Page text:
Teaching the Holocaust in California Schools: Problems and Prospects

By Schwartz, Donald | Social Studies Review, Spring 2004 | Go to article overview

Teaching the Holocaust in California Schools: Problems and Prospects


Schwartz, Donald, Social Studies Review


The industrialized killing of European Jews, in its various dimensions and facets is filled with themes and issues which are disturbing, controversial, and sometimes incomprehensible, hardly a subject that can be addressed in just a few class sessions. It challenges preconceived notions of European history and society, for how could a culture that was in the forefront of some of the most progressive developments in western civilization-one which produced Beethoven, Goethe and Einstein-also create Dachau, Buchenwald and Auschwitz? It raises questions concerning nations, institutions, individuals, and the human condition. It presents students with significant moral and ethical issues concerning passivity in the face of evil. As the "ultimate genocide" against the "ultimate Other"1, the Holocaust represents a challenge to conscience as well as a challenge to faith.

According to the California History-Social Science Content Standards, the topic of the 'final solution' is addressed in 10th grade world history classes (Standard 10.8.5) and in 11"' grade United States history (Standard 11.7.5). Unfortunately, the curricula in those subjects preclude any opportunity for an in-depth unit on the Holocaust. The problem has become even more acute today, as teachers find they must spend precious class time prepping students on how to pass state-mandated examinations.

Consequentially, the subject of the Holocaust in classrooms is often trivialized, treated superficially, and lacks depth, context, or analysis. Students are offered simple answers for complex phenomena. An explanation commonly advanced in high school history classes holds that Germany faced enormous economic problems in the 1930s which they blamed on the Jewish minority, and that the resulting scapegoating led directly to the gas chambers at Auschwitz. Such an interpretation suggests that Jews were accidental victims, and ignores historical and ideological factors responsible for the Holocaust. Such desultory treatment could do more harm than not teaching about the Holocaust at all, for it trivializing issues and events, leaving students with simplistic and inadequate explanations. Even after having been introduced to the subject, many students hold misconceptions, such as:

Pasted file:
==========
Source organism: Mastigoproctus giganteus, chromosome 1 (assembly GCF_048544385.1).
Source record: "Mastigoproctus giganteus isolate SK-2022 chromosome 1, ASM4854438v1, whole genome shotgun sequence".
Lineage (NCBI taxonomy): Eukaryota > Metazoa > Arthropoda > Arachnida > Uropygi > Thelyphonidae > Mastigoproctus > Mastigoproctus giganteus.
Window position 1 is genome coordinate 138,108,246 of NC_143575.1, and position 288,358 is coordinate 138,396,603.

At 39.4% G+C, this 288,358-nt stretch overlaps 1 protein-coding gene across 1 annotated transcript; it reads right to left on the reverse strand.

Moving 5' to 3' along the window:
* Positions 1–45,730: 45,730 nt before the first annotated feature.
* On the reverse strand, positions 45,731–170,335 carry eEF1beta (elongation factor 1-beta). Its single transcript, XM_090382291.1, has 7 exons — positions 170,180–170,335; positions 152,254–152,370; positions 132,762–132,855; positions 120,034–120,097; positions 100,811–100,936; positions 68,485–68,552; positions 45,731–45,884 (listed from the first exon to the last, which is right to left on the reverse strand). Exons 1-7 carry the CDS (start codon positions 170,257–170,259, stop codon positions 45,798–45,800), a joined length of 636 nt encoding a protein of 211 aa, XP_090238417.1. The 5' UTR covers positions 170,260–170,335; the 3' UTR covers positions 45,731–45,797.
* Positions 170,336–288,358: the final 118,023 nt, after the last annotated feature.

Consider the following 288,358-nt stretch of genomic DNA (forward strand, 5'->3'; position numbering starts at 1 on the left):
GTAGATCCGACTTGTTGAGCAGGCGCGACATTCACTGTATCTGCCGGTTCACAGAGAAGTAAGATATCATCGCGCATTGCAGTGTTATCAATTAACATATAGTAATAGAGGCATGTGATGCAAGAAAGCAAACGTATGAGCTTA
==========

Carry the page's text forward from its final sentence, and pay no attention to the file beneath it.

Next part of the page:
* the Holocaust was just another chapter in the sordid chronicle of man's inhumanity toward man;

* all Germans were persecutors;

* all Poles were collaborators;

* all Jews were victims who passively accepted their fate;

* all concentration camps were death camps;

* because the Holocaust occurred, it was inevitable.

Examining momentous events divorced from context results in facile, one-dimensional interpretations. Thus a study of the Holocaust must require students to delve much further into the past, long before the Nazi era. They must consider centuries of Christian anti-Semitism, the detrimental repercussions of 19th century nationalism and racism, the impact of World War I, the failure of the Weimar Republic, the effects of the worldwide depression, and why the genocide was formulated in Germany and not by other countries, where anti-Semitism was at least as virulent as in the Nazi state. The curriculum should explore concepts such as prejudice, stereotyping, and the bystander syndrome; it should investigate the process of decision making under the most extreme conditions. Topics should also address issues related to rescue and collaboration, the response or lack of response on the part of the United States and the Vatican, the motives of the perpetrators, and the role of technology and bureaucracy in the "Final Solution". John Roth, a Holocaust scholar from Claremont McKenna College, endorses an interdisciplinary approach, arguing that "knowledge about the Holocaust depends on study that concentrates on art, film, music, drama, poetry, fiction, and even Internet developments, along with the documents and eyewitness testimonies that are of such basic importance in historical studies. …

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